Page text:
Everyone knows there can only be one frontman in a band, and sometimes even the people in the band can't agree on who that is. Think of Harry Styles and One Direction, look at what happened to Oasis, and never forget about the fallout between Gary Barlow and Robbie Williams. And the latter is likely to be a hot topic following the release of Robbie Williams' four-part Netflix documentary.
Let's pretend that Take That exudes a degree of rock 'n roll energy, for the sake of this deep dive. The band was formed in Manchester in 1990 and starred Robbie Williams, Gary Barlow, Jason Orange, Mark Owen, and Howard Donald, 55. In a Wikipedia entry that reads as though Gary wrote it himself, it says, 'Barlow is the group's lead singer and primary songwriter, with Owen and Williams initially providing backing vocals and Donald and Orange serving primarily as dancers.' We're sure the rest of the band wouldn't be too please with that description.
In 1995, things came to a head when Robbie Williams was allegedly given an ultimatum following months of excessive partying: adhere to their rules, or leave the band before they embark on their world tour. Robbie chose to leave. One year later, the band split, too.
Since then, various combinations of the OG members have come back together to produce more music. Some songs feature Robbie, all songs feature Gary and there are endless disputes as to which formation represents the band at its best.
As Gary, Mark and Howard prepare for another tour, and Robbie releases his tell-all documentary, fans are once again wondering what actually happened between Robbie and Gary... We've done the research so you don't have to.
Why did Robbie Williams and Gary Barlow fall out?
The first time Robbie left Take That was supposedly because of a combination of his behaviour and his alleged feud with Gary Barlow. It's unclear whether he left under similar circumstances in 2014, but he does talk about his 'vengeful' feelings towards Gary in the Netflix documentary, and how he always wanted to make 'him pay' for what happened in 1995.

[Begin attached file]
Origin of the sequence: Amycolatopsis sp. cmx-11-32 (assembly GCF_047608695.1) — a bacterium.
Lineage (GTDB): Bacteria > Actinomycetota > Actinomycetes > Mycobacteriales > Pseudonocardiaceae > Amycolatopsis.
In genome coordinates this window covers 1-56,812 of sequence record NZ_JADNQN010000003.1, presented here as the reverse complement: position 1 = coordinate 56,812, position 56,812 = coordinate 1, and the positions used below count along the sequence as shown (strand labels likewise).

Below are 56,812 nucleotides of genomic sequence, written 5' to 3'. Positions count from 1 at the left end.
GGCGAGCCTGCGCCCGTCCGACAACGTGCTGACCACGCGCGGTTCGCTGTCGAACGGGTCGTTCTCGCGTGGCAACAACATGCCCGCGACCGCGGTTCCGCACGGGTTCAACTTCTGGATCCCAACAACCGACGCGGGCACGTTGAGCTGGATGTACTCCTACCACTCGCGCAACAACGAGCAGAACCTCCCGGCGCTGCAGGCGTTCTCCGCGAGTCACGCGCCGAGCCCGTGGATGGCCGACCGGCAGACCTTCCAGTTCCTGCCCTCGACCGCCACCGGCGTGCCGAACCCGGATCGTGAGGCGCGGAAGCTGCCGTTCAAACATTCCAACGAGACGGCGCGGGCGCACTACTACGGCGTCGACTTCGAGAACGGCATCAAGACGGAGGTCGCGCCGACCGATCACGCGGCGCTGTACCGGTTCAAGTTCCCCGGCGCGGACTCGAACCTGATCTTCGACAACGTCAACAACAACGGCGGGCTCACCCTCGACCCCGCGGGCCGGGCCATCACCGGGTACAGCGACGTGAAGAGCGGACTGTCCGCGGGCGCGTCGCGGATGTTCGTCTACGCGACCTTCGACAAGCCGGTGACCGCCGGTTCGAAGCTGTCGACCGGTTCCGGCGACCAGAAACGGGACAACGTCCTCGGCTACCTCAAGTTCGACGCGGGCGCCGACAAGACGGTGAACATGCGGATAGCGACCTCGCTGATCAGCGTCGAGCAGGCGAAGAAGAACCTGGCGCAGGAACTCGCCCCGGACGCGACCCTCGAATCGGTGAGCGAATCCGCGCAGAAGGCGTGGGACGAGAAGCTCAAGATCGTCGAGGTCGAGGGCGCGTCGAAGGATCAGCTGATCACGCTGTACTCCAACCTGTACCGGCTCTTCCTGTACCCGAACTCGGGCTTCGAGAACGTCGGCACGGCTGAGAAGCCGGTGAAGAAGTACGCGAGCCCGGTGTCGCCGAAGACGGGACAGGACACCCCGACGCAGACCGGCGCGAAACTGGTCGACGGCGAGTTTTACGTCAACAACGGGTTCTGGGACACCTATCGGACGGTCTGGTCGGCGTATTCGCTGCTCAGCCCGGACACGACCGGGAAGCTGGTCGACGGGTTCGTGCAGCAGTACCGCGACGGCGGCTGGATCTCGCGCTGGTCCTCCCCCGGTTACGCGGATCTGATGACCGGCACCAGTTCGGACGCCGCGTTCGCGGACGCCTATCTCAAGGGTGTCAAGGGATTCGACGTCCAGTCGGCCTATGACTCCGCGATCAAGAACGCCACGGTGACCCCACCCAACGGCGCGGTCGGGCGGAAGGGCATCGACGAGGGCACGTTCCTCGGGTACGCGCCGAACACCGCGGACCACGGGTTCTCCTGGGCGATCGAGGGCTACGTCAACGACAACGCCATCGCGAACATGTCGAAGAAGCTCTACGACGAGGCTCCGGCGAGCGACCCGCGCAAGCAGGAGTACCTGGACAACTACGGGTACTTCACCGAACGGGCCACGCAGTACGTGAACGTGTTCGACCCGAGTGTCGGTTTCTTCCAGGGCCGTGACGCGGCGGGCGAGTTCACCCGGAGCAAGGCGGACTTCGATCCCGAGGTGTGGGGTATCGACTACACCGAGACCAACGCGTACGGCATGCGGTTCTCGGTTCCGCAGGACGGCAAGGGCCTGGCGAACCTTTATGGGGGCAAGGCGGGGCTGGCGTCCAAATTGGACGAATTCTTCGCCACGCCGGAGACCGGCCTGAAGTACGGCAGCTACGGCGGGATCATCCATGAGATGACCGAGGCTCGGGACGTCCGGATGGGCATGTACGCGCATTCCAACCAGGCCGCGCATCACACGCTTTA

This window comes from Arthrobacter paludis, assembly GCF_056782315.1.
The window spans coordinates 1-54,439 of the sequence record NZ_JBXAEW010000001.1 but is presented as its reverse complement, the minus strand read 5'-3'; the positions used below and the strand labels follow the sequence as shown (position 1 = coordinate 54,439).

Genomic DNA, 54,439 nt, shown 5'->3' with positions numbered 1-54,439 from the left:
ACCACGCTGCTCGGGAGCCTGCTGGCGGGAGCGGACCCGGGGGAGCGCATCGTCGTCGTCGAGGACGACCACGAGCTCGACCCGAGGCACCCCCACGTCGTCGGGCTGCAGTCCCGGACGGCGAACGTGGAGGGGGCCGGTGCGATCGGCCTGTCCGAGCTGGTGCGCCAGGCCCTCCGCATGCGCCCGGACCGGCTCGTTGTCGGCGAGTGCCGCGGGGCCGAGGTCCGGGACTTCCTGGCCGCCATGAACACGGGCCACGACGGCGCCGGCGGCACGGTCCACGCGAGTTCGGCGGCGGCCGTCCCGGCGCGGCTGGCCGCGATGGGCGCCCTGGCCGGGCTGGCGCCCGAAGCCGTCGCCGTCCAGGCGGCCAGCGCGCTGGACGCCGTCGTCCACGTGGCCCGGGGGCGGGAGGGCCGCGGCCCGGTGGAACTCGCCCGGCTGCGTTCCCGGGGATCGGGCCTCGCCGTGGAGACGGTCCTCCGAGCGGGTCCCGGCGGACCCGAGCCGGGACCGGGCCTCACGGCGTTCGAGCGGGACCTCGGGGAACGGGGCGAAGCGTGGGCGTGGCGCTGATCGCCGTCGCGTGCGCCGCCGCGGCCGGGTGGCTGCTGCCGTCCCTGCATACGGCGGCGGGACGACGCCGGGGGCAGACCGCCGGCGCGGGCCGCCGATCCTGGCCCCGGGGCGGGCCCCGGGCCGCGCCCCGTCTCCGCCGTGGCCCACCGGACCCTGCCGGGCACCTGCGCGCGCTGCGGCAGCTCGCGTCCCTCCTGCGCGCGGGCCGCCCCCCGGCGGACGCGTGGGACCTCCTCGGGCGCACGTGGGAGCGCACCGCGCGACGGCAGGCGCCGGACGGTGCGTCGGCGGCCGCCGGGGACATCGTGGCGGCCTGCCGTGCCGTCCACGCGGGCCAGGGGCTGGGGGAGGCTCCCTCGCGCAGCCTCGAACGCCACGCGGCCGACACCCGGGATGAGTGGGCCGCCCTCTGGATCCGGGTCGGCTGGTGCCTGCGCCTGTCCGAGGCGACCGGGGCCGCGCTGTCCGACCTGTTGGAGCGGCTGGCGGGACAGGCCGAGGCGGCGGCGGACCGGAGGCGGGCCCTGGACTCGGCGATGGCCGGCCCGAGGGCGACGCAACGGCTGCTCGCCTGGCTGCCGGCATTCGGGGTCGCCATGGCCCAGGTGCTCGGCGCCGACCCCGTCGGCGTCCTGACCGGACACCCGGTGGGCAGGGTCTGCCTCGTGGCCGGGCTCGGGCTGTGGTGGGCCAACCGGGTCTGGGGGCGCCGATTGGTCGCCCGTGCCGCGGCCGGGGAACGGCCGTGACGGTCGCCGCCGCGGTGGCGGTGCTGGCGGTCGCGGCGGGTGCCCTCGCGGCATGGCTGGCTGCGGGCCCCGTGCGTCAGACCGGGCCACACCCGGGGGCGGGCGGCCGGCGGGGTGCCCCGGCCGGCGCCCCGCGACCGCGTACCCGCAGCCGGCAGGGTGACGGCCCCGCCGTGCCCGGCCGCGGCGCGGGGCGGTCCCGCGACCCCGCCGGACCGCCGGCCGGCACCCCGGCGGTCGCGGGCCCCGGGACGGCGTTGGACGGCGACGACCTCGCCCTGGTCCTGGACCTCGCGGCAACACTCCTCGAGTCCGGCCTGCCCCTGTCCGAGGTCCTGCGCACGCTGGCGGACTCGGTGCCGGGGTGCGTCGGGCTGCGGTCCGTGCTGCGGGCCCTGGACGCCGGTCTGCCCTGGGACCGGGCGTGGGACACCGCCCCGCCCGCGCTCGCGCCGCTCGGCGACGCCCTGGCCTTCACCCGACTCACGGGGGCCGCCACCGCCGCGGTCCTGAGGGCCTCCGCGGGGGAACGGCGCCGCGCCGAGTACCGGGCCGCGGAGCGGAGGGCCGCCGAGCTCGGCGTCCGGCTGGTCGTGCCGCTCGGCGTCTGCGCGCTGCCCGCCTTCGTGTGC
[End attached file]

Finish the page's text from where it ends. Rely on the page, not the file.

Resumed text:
In one scene, Robbie is seen watching archive video footage with his ten-year-old daughter Theodora Rose. She asks him: 'Who did you hate the most [in the band] and why?' To which Robbie responds, 'I disliked Gary the most because he was the one that was supposed to have everything and the career. And I wanted to make him pay. I was vengeful. By having the career that he was supposed to have.'
Gary previously said on the High Performance podcast, 'When we started, me and Rob were the singers. We were the two that were always in the studio. He was great on the stage, there was never any doubt of that from me.' He later goes on to talk about the immense success Robbie experienced after leaving the band, and says: 'If you asked Rob though, he'd say "I can't believe what's happened"'.
If we strip it back to the bare bones of commercial success, Robbie Williams is currently £120m richer than Gary Barlow. But in Robbie's documentary, he reveals that their ongoing rivalry is part of what motivated him.
Are Robbie Williams and Gary Barlow friends now?
On a superficial level, Robbie Williams and Gary Barlow both follow each other on Instagram so they must be on relatively good terms. However, Robbie has not performed with Take That since 2014 and the impact of their rocky relationship is discussed in Robbie's documentary.